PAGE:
Star Wars Episode III: Revenge of the Sith (2005)

Revenge of the Sith _ episode CRAP…

 

Revenge of the crappy film makers… this was unmitigated crap. Let us all hope that George Lucas has burnt out and will no longer subject us to his feeble and mind numbing attempts at story telling. Every part of this serial has gotten worse and worse. The same tired story has been retread too many times over. He had something innovative and exciting when he put out the original Star Wars all those decades ago. Now he looked like Mike Tyson in his (hopefully) last prize fight; tired   spent, and employing every cliche cheap shot he knew.

 

This was a bad film, poorly written, badly directed, woodenly acted, cheesily edited and strung together with the most appalling maudlin, cinematic treacle that I couldn’t tell if I was watching a bad soap opera or a humorless spoof of  Mel Brook’s Space Balls.

 

I would like to talk about the few allusions to spiritual thoughts but the feeble attempt to espouse any type of spiritual truths was awkwardly simplistic and about 30 years behind the times. Where is the depth, where is the effort to tell us something that hasn’t been said a thousand times over?

 

This film should be consigned to a  tire fire like a bad dream that is banished to the waking moments of a new day and in the lingering moment of unpleasant remembrance the waking party will shake there heads and say, man I am glad that is over.

 

I pray that film makers every where will take this abysmal flop of a franchise and made a determined declaration to create movies that tell stories as if they carried either about the audience or at least the integrity of the art.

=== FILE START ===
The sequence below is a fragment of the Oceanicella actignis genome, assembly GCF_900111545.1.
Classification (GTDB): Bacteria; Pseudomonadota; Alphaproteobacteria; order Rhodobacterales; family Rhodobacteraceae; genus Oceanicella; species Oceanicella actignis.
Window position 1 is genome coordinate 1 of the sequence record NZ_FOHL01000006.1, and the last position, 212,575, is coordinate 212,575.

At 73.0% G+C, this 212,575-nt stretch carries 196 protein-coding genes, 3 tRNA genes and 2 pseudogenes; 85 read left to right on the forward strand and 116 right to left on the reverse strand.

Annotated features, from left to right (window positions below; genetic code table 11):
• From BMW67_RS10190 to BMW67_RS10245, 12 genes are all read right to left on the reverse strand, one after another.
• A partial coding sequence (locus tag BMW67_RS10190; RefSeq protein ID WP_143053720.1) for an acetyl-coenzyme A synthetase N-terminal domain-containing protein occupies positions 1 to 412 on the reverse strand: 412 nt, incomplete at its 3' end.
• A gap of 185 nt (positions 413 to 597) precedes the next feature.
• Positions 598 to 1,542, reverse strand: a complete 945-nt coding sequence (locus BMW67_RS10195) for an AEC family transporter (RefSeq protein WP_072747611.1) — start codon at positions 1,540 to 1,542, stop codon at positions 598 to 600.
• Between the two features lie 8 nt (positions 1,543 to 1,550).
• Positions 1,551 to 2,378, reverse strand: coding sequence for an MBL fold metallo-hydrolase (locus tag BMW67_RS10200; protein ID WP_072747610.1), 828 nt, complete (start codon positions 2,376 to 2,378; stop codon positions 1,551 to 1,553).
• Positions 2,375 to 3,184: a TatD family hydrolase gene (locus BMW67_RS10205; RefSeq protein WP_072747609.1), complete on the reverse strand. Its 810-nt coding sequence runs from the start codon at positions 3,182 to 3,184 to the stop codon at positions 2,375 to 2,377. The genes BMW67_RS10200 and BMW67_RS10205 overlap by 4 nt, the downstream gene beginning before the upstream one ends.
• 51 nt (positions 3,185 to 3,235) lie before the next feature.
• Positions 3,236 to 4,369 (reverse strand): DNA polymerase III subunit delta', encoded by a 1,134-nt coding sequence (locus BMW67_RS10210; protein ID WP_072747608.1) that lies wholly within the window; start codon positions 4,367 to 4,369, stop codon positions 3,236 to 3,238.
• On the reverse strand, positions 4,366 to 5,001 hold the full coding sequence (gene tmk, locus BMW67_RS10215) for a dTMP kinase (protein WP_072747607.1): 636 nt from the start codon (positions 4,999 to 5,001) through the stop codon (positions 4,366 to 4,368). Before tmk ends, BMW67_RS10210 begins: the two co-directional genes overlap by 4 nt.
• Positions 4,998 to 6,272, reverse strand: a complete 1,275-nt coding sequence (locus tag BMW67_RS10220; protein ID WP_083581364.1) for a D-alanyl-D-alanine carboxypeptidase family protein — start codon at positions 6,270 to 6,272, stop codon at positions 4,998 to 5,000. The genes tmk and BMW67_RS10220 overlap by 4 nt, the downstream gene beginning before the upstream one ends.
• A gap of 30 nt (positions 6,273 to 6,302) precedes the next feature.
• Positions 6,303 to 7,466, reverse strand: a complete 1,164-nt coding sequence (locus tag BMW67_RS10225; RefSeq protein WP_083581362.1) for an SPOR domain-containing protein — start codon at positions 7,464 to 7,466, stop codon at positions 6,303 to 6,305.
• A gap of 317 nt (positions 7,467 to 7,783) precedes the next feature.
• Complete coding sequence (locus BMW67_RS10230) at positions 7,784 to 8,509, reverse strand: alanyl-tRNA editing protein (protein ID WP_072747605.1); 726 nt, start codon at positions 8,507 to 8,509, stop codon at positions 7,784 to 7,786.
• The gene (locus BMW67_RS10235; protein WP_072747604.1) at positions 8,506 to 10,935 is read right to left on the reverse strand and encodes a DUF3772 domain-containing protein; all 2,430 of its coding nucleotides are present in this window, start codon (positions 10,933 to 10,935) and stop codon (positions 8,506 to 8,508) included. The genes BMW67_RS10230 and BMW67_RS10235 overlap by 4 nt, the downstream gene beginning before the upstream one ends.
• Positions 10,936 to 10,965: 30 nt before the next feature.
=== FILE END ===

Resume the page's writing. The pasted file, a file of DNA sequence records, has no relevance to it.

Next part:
This flaccid attempt to milk out six stories from an idea that barely merited one and a half should be remembered as painful memory to us all. But in the meretricious world of Hollywood filmmaking I fear it will not…

 

About Atma

An organizational psychologist and intellectual visionary, Atma is a provocative, colorful personality whose commentary on the subjects of wellness ranges from opening yourself to compassion and empathy to the absolute need for personal discipline and courage. As a leadership mentor his methodology derives from his study in India of the ancient Vedic teachings to post-modern, high-tech, street level savvy. Atma brings a unique and cutting perspective to the little-understood world of yoga psychology.

Posted on June 12, 2005, in Films, Hated it. Bookmark the permalink. Leave a comment.

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